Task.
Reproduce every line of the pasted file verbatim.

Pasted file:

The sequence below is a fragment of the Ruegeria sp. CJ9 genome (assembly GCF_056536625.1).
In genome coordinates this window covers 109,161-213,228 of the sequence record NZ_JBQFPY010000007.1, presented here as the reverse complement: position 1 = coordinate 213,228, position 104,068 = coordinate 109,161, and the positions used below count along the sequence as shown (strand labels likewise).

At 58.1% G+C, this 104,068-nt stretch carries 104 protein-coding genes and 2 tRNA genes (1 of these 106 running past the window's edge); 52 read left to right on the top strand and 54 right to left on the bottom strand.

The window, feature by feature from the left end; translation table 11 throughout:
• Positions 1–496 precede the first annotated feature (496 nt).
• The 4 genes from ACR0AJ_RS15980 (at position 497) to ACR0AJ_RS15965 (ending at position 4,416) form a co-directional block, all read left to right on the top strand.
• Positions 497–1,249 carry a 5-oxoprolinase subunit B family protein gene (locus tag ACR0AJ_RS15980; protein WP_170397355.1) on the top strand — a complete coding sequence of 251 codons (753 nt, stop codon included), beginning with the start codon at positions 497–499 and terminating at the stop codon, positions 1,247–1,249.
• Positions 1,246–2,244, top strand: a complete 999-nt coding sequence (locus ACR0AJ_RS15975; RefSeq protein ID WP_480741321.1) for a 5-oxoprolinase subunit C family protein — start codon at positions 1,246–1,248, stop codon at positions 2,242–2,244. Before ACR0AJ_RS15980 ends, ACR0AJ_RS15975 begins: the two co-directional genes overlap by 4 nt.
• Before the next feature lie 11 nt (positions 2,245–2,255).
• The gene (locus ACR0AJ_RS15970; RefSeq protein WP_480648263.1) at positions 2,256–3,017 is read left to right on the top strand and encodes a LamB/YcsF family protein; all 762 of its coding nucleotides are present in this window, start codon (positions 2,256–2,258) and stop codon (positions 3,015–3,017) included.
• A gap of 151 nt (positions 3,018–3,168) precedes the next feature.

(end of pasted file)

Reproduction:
The sequence below is a fragment of the Ruegeria sp. CJ9 genome (assembly GCF_056536625.1).
In genome coordinates this window covers 109,161-213,228 of the sequence record NZ_JBQFPY010000007.1, presented here as the reverse complement: position 1 = coordinate 213,228, position 104,068 = coordinate 109,161, and the positions used below count along the sequence as shown (strand labels likewise).

At 58.1% G+C, this 104,068-nt stretch carries 104 protein-coding genes and 2 tRNA genes (1 of these 106 running past the window's edge); 52 read left to right on the top strand and 54 right to left on the bottom strand.

The window, feature by feature from the left end; translation table 11 throughout:
• Positions 1–496 precede the first annotated feature (496 nt).
• The 4 genes from ACR0AJ_RS15980 (at position 497) to ACR0AJ_RS15965 (ending at position 4,416) form a co-directional block, all read left to right on the top strand.
• Positions 497–1,249 carry a 5-oxoprolinase subunit B family protein gene (locus tag ACR0AJ_RS15980; protein WP_170397355.1) on the top strand — a complete coding sequence of 251 codons (753 nt, stop codon included), beginning with the start codon at positions 497–499 and terminating at the stop codon, positions 1,247–1,249.
• Positions 1,246–2,244, top strand: a complete 999-nt coding sequence (locus ACR0AJ_RS15975; RefSeq protein ID WP_480741321.1) for a 5-oxoprolinase subunit C family protein — start codon at positions 1,246–1,248, stop codon at positions 2,242–2,244. Before ACR0AJ_RS15980 ends, ACR0AJ_RS15975 begins: the two co-directional genes overlap by 4 nt.
• Before the next feature lie 11 nt (positions 2,245–2,255).
• The gene (locus ACR0AJ_RS15970; RefSeq protein WP_480648263.1) at positions 2,256–3,017 is read left to right on the top strand and encodes a LamB/YcsF family protein; all 762 of its coding nucleotides are present in this window, start codon (positions 2,256–2,258) and stop codon (positions 3,015–3,017) included.
• A gap of 151 nt (positions 3,018–3,168) precedes the next feature.